Monday, December 26, 2016

What's it Like to Audition for a Yu-Gi-Oh Voice Over Role

How many of you had that moment where you were curious if you can make THAT voice you just heard? That happened to me when I was watching 1st Generation Pokemon and heard Pikachu’s voice. Somehow I thought to myself, “huh, I wonder if I can do that?” After watching how many episodes later, one day, I decided to repeat after the character and the voice just came out. No, I did not practice. Years went by and I didn’t think there was much to this minor ability. Then at New York Comic Con 2016, I saw a sign for a Yu-Gi-Oh voice over audition/contest. My thoughts went back to the time when I was doing Pikachu’s voice. I questioned whether or not this was something I wanted to try. I thought about it for a day or two and I said “why, not? It won’t hurt.” I did for the experience; to see what it was like. It was definitely an eye-opening experience.

The contest was on Saturday and Sunday. On late Saturday afternoon, I was curious enough to see how much interest it generated and if I can still try out. The applicants capped to 100. The lady managing the applicants gave me a registration form to take home. Even with the form, I was still undecided on how much commitment I wanted to put into the contest.

At home, I kept staring at the form, wondering if I should fill it out. Somehow, I decided to fill out the form and sleep early because I wanted to wake up early to make it to the contest. It opened at 10am, which was the same time as the opening of the convention. I made it to the contest area and had to show my application, State ID and have my photo taken. On the line, there was at least 20 people in front of me. Of course, there were people behind me, but I didn’t notice how many more until I was close to the front.

When I realized that it was almost my turn, I decided to turn around and look behind me. Good lord! The line went so far back that I couldn’t even tell how far it went! Then I looked at my watch. I realized that I waited almost two hour on this line. I continue to wait, until it was my turn. The lady there told four of us to go in at the same time and we continued to wait inside the room until it was our turn. The person in front of me was the first in our group of four. While the three of us waited, during the first person’s turn, we heard him do his voice over. I think the three of us were genuinely surprised about that. It was completely unexpected.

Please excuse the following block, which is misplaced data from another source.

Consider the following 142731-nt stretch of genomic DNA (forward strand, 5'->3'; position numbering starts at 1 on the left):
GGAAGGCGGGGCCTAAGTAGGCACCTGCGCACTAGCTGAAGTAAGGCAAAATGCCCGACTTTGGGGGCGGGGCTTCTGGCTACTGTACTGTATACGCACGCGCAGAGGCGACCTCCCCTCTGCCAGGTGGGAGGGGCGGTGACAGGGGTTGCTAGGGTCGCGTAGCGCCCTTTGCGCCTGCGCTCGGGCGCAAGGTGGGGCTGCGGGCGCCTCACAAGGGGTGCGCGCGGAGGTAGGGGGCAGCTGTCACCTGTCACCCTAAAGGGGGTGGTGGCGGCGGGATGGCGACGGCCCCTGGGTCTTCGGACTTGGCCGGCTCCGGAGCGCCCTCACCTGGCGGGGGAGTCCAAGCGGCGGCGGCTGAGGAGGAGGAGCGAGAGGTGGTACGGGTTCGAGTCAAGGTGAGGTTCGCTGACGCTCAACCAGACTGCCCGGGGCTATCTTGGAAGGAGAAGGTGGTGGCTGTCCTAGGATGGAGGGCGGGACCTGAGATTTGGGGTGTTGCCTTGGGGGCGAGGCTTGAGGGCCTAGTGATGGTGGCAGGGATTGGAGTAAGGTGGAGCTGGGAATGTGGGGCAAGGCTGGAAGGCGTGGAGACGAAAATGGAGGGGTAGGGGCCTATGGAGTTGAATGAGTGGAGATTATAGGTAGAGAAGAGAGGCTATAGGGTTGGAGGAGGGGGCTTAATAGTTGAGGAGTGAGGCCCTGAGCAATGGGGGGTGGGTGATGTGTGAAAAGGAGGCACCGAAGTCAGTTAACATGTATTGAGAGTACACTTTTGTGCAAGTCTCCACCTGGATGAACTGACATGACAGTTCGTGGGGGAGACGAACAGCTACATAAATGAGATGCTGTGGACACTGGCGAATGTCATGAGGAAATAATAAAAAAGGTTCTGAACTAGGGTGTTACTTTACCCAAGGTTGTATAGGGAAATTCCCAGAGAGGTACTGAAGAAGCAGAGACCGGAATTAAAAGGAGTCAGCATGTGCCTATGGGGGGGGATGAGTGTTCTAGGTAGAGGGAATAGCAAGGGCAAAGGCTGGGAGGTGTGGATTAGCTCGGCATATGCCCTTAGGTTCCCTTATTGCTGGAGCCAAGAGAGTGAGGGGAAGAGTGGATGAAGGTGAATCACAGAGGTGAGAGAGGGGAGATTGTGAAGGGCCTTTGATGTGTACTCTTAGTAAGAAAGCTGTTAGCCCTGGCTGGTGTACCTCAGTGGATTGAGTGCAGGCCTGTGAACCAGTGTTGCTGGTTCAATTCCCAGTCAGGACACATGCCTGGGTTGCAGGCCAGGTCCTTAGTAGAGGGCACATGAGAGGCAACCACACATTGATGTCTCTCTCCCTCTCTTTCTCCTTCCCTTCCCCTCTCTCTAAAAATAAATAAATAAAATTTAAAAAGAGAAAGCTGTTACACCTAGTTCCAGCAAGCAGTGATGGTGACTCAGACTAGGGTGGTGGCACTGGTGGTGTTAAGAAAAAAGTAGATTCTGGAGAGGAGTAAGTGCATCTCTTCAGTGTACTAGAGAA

It was my turn to go inside the sound box (well, I’m calling it a sound box because I was in the box). The director asked me if I was a fan of Bakura and my response was “Bakura? Maybe the bad Bakura.” My character was a fan girl of his. The director explained to me what the process was: I had to listen to her instructions, then the 3 beeps and lastly say my line. After the first try, I do remember hearing LOUD laughing. The director said “We got some laughing going on here.” I think she was pleased about that. After my second try, the director told me to hold the script still. I think I was bouncing too much in the box. Then during my last try, I seriously tried to keep the paper from moving! The audition was over and it was probably 5 minutes max.

Ok, so that’s how my audition went. It was enjoyable, but I did learn two things from this. 1) I learned that I do like making people laugh, and 2) I have a newfound respect and appreciation for actors and actresses in the hardship they go through to make it through the door. When I turned around to see the line, that’s when it hit me. Is this what actors go through to find work? The person behind me, who was he was trying to be an actor, said yes. Man, those two hours of waiting on line, I could have earned $20 doing a desk job. My career job search is nothing like this. This experience made me realize that you have to seriously be dedicated to this career path if you are willing to wait two hours for a four minute audition that you won’t even get a rejection letter from. In regards to making people laugh, honestly, it felt good to hear and know it happened. Even if they thought I sounded crazy, just receiving the reaction makes it a positive experience. So, would I do this as a career? Probably not. Would I go to another contest/audition? Absolutely! It is fun making silly voices! Until the next contest!

© 2016 Linda Thai
Photography by Linda Thai
For more pictures, check out the Something Deeper: Anime, Manga and Comics Page on Facebook

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